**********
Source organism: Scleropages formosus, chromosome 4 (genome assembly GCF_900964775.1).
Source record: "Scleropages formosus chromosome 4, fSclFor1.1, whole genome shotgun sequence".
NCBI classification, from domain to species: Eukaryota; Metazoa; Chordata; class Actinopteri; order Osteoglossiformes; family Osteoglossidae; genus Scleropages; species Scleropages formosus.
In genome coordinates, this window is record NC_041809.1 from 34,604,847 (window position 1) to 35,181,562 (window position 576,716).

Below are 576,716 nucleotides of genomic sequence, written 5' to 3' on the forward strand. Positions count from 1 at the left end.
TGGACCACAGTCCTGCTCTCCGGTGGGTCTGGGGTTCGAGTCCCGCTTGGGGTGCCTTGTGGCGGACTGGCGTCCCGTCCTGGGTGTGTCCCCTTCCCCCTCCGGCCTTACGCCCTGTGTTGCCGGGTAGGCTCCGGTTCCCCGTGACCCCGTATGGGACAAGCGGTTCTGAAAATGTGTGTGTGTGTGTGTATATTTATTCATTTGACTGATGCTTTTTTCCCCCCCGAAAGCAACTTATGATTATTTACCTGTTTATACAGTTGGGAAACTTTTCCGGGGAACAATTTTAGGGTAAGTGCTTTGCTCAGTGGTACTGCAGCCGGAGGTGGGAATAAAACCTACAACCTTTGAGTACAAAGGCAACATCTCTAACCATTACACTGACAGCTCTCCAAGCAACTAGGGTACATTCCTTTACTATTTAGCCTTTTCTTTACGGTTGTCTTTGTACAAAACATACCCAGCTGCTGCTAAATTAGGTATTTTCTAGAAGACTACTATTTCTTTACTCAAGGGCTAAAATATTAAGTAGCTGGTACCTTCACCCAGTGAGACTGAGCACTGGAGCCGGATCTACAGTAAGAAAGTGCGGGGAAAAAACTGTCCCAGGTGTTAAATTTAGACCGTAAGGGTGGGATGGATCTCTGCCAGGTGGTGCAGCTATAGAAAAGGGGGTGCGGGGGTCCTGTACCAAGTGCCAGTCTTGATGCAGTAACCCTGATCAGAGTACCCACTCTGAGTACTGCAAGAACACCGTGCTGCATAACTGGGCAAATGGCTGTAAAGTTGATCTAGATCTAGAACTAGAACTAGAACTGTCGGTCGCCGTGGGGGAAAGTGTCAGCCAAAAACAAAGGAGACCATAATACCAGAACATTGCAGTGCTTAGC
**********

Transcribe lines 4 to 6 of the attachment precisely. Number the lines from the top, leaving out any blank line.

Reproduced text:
In genome coordinates, this window is record NC_041809.1 from 34,604,847 (window position 1) to 35,181,562 (window position 576,716).

Below are 576,716 nucleotides of genomic sequence, written 5' to 3' on the forward strand. Positions count from 1 at the left end.
TGGACCACAGTCCTGCTCTCCGGTGGGTCTGGGGTTCGAGTCCCGCTTGGGGTGCCTTGTGGCGGACTGGCGTCCCGTCCTGGGTGTGTCCCCTTCCCCCTCCGGCCTTACGCCCTGTGTTGCCGGGTAGGCTCCGGTTCCCCGTGACCCCGTATGGGACAAGCGGTTCTGAAAATGTGTGTGTGTGTGTGTATATTTATTCATTTGACTGATGCTTTTTTCCCCCCCGAAAGCAACTTATGATTATTTACCTGTTTATACAGTTGGGAAACTTTTCCGGGGAACAATTTTAGGGTAAGTGCTTTGCTCAGTGGTACTGCAGCCGGAGGTGGGAATAAAACCTACAACCTTTGAGTACAAAGGCAACATCTCTAACCATTACACTGACAGCTCTCCAAGCAACTAGGGTACATTCCTTTACTATTTAGCCTTTTCTTTACGGTTGTCTTTGTACAAAACATACCCAGCTGCTGCTAAATTAGGTATTTTCTAGAAGACTACTATTTCTTTACTCAAGGGCTAAAATATTAAGTAGCTGGTACCTTCACCCAGTGAGACTGAGCACTGGAGCCGGATCTACAGTAAGAAAGTGCGGGGAAAAAACTGTCCCAGGTGTTAAATTTAGACCGTAAGGGTGGGATGGATCTCTGCCAGGTGGTGCAGCTATAGAAAAGGGGGTGCGGGGGTCCTGTACCAAGTGCCAGTCTTGATGCAGTAACCCTGATCAGAGTACCCACTCTGAGTACTGCAAGAACACCGTGCTGCATAACTGGGCAAATGGCTGTAAAGTTGATCTAGATCTAGAACTAGAACTAGAACTGTCGGTCGCCGTGGGGGAAAGTGTCAGCCAAAAACAAAGGAGACCATAATACCAGAACATTGCAGTGCTTAGC